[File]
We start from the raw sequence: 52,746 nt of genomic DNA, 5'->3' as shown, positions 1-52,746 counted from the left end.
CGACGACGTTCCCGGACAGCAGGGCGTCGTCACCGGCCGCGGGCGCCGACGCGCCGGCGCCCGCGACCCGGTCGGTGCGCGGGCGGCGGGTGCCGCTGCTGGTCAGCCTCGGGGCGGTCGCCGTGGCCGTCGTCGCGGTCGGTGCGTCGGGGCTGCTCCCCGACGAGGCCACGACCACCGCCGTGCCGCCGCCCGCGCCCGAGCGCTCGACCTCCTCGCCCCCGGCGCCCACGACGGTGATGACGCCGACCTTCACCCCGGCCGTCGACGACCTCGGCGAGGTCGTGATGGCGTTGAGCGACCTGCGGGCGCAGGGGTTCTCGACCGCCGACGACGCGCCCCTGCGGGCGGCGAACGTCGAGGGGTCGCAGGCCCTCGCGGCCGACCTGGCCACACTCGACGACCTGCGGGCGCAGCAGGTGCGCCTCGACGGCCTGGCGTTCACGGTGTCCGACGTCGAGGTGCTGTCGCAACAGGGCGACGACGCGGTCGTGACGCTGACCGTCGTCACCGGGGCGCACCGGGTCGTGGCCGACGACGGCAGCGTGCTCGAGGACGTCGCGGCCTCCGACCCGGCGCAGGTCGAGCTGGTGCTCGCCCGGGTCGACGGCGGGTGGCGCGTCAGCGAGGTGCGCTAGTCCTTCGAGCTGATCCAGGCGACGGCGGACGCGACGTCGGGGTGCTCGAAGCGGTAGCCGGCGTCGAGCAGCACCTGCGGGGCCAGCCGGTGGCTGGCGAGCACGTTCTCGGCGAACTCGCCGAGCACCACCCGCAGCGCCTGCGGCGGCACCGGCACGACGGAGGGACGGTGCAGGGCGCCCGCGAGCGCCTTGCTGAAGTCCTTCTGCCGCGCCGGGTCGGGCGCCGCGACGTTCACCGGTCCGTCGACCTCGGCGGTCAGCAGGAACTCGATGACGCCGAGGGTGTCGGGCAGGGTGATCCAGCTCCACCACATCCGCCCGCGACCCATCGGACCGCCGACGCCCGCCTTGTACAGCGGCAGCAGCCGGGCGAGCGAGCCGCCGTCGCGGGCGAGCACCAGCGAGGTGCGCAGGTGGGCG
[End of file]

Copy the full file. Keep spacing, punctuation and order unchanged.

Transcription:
We start from the raw sequence: 52,746 nt of genomic DNA, 5'->3' as shown, positions 1-52,746 counted from the left end.
CGACGACGTTCCCGGACAGCAGGGCGTCGTCACCGGCCGCGGGCGCCGACGCGCCGGCGCCCGCGACCCGGTCGGTGCGCGGGCGGCGGGTGCCGCTGCTGGTCAGCCTCGGGGCGGTCGCCGTGGCCGTCGTCGCGGTCGGTGCGTCGGGGCTGCTCCCCGACGAGGCCACGACCACCGCCGTGCCGCCGCCCGCGCCCGAGCGCTCGACCTCCTCGCCCCCGGCGCCCACGACGGTGATGACGCCGACCTTCACCCCGGCCGTCGACGACCTCGGCGAGGTCGTGATGGCGTTGAGCGACCTGCGGGCGCAGGGGTTCTCGACCGCCGACGACGCGCCCCTGCGGGCGGCGAACGTCGAGGGGTCGCAGGCCCTCGCGGCCGACCTGGCCACACTCGACGACCTGCGGGCGCAGCAGGTGCGCCTCGACGGCCTGGCGTTCACGGTGTCCGACGTCGAGGTGCTGTCGCAACAGGGCGACGACGCGGTCGTGACGCTGACCGTCGTCACCGGGGCGCACCGGGTCGTGGCCGACGACGGCAGCGTGCTCGAGGACGTCGCGGCCTCCGACCCGGCGCAGGTCGAGCTGGTGCTCGCCCGGGTCGACGGCGGGTGGCGCGTCAGCGAGGTGCGCTAGTCCTTCGAGCTGATCCAGGCGACGGCGGACGCGACGTCGGGGTGCTCGAAGCGGTAGCCGGCGTCGAGCAGCACCTGCGGGGCCAGCCGGTGGCTGGCGAGCACGTTCTCGGCGAACTCGCCGAGCACCACCCGCAGCGCCTGCGGCGGCACCGGCACGACGGAGGGACGGTGCAGGGCGCCCGCGAGCGCCTTGCTGAAGTCCTTCTGCCGCGCCGGGTCGGGCGCCGCGACGTTCACCGGTCCGTCGACCTCGGCGGTCAGCAGGAACTCGATGACGCCGAGGGTGTCGGGCAGGGTGATCCAGCTCCACCACATCCGCCCGCGACCCATCGGACCGCCGACGCCCGCCTTGTACAGCGGCAGCAGCCGGGCGAGCGAGCCGCCGTCGCGGGCGAGCACCAGCGAGGTGCGCAGGTGGGCG